12th Zachary Taylor 300[15] Yes (1849–50) Although Taylor owned slaves throughout his life, he generally resisted attempts to expand slavery in the territories. Taylor opposed the Compromise of 1850, which admitted California into the Union as a free state and banned the slave trade in Washington, DC, in exchange for allowing most of the remaining territory captured from Mexico to decide the issue of slavery locally and passing a federal fugitive slave law requiring state authorities to assist federal marshals in capturing and detaining escaped slaves. However, Taylor died in office before he could veto the bill, leading to its successful passage under his successor Millard Fillmore. After his death, there were rumors that slavery advocates had poisoned him; tests of his body over 100 years later have been inconclusive. Taylor did not free any of his slaves in his will.

See Zachary Taylor and slavery for more details

17th Andrew Johnson 9[16] No (1865–1869) Johnson owned a few slaves and was supportive of James K. Polk's slavery policies. As military governor of Tennessee, he convinced Abraham Lincoln to exempt that area from the Emancipation Proclamation. Johnson went on to free all his personal slaves on August 8, 1863.[17] On October 24, 1864, Johnson officially freed all slaves in Tennessee.[18]

See Andrew Johnson and slavery for more details

18th Ulysses S. Grant 1[19] No (1869–1877) Although he later served as a general in the Union Army, his wife Julia had control of four slaves during the American Civil War, given to her by her father. It is unclear if she actually was granted legal ownership of them or merely temporary custody.[20] All would be freed along with those freed by the Emancipation Proclamation of 1863, although by choice, as the proclamation did not apply to her state of Missouri.[20] Grant personally owned one slave, William Jones, given to him by his father-in-law and freed by Grant shortly after being given title on March 29, 1859.[21]

See Ulysses S. Grant and slavery for more details

Additional images[edit]

Freedom seekers[edit]

Three U.S. Presidents, George Washington, Thomas Jefferson, and Andrew Jackson are known to have placed runaway slave ads, seeking to recapture fugitives Oney Judge, Sandy,[25] and in the case of Jackson, both "a mulatto Man Slave" in 1804, and Gilbert in 1822.[26]

See also[edit]


  1. ^ If Van Buren re-enslaved Tom, he risked alienating northern political supporters who opposed slavery. If he publicly refused to return Tom to slavery, he risked alienating pro-slavery supporters in the southern states. By taking no action, Van Buren eliminated the possibility of losing supporters from either side.


  1. ^ Ewen, Lara (January–February 2021). "Tarnished legacies: Presidential libraries grapple with the histories of their subjects". American Libraries. Chicago: American Library Association.
  2. ^ a b c d e f g Whitney, Gleaves. "Slaveholding Presidents". Ask Gleaves. Grand Valley State University. Retrieved October 14, 2020.
  3. ^ Irwin, James. "George Washington's Tangled Relationship With Slavery". GWToday. George Washington University. Retrieved October 15, 2020.
  4. ^ "Thomas Jefferson: Liberty & Slavery". Monticello. Thomas Jefferson Foundation. Retrieved October 15, 2020.
  5. ^ "Monticello Affirms Thomas Jefferson Fathered Children with Sally Hemings". Monticello.org. Charlottesville, VA: Thomas Jefferson Foundation. Retrieved February 10, 2022.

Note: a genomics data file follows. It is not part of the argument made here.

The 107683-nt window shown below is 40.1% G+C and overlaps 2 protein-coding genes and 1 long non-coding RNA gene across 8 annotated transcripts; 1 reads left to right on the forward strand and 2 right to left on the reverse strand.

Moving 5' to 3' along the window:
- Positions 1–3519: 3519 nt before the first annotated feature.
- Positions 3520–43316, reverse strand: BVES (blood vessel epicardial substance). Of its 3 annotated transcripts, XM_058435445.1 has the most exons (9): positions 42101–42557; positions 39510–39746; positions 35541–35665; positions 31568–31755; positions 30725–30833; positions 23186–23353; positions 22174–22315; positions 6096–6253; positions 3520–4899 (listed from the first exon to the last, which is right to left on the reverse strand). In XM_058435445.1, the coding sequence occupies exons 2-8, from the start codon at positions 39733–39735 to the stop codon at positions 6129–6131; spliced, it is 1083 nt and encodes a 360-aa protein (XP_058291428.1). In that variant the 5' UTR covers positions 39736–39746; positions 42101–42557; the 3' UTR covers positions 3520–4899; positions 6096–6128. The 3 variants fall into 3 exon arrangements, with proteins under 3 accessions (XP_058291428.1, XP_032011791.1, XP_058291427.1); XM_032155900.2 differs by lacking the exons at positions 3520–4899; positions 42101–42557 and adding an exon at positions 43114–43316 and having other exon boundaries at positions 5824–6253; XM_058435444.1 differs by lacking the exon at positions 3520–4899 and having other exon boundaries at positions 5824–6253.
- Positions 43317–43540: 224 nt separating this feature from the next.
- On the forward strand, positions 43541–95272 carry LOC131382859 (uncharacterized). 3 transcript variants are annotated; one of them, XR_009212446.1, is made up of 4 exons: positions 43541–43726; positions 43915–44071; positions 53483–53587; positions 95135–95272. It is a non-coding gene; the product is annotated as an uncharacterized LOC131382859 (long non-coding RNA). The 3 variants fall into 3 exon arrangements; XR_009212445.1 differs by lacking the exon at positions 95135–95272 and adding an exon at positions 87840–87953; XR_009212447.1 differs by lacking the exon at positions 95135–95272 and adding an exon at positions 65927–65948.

6. ^ "The Life of Sally Hemings". Monticello.org. Charlottesville, VA: Thomas Jefferson Foundation. Retrieved February 10, 2022.
  7. ^ "Madison, James and Slavery – Encyclopedia Virginia".
  8. ^ "Highland and Slavery".
  9. ^ Adamack, Joe (2008). "Politics versus Convictions: Martin Van Buren, Roger Sherman Baldwin, and the Trials of Mutinous Slaves". Retrieved October 14, 2020.
  10. ^ a b c d "Martin Van Buren and the Politics of Slavery". NPS.gov. Washington, DC: National Park Service. November 30, 2021. Retrieved February 2, 2022.
  11. ^ a b c d Navarro, Bob (2006). The Era of Change: Executives and Events in a Period of Rapid Expansion. Bloomington, IN: Xlibris. pp. 78–79. ISBN 978-1-4628-2150-1 – via Google Books.
  12. ^ "The Election of 1848: Free Soil, Free Labor, Free Men". NPS.gov. Washington, DC: National Park Service. December 9, 2020. Retrieved February 10, 2022.
  13. ^ Leahy, Christopher Joseph. "John Tyler Before the Presidency: Principles and Politics of a Southern Planter". Louisiana State University and Agricultural & Mechanical College: 193. Retrieved October 14, 2020.
  14. ^ Ownby, Ted. "James K. Polk". Mississippi Encyclopedia. Center for Study of Southern Culture. Retrieved October 14, 2020.
  15. ^ "Zachary Taylor". 64 Parishes. Tulane University. Retrieved October 14, 2020.
  16. ^ Fling, Sarah. "The Formerly Enslaved Households of President Andrew Johnson". The White House Historical Association. Retrieved October 14, 2020.
  17. ^ "Andrew Johnson and Emancipation in Tennessee – Andrew Johnson National Historic Site (U.S. National Park Service)".
  18. ^ ""The Moses of the Colored Men" Speech – Andrew Johnson National Historic Site (U.S. National Park Service)".
  19. ^ "Slavery at White Haven". Ulysses S Grant National Historic Site. National Park Service. Retrieved October 14, 2020.
  20. ^ a b "The Two Julias". February 14, 2013.
  21. ^ "Slavery at White Haven – Ulysses S Grant National Historic Site (U.S. National Park Service)". nps.gov. Retrieved June 20, 2020.
  22. ^ "William Andrew on Air from New York Tonight". The Knoxville News-Sentinel. December 30, 1937. p. 2. Retrieved April 29, 2023.
  23. ^ "The Roving Reporter by Ernie Pyle". Daily News. October 18, 1938. p. 15. Retrieved April 29, 2023.
  24. ^ Fling, Sarah. "The Enslaved Households of President Zachary Taylor". White House Historical Association. Retrieved September 9, 2023.
  25. ^ Costa, Tom (2001). "What Can We Learn from a Digital Database of Runaway Slave Advertisements?". International Social Science Review. 76 (1/2): 36–43. ISSN 0278-2308. JSTOR 41887056.
  26. ^ Hay, Robert P. (1977). ""And Ten Dollars Extra, for Every Hundred Lashes Any Person Will Give Him, to the Amount of Three Hundred": A Note on Andrew Jackson's Runaway Slave Ad of 1804 and on the Historian's Use of Evidence". Tennessee Historical Quarterly. 36 (4): 468–478. ISSN 0040-3261. JSTOR 42625783.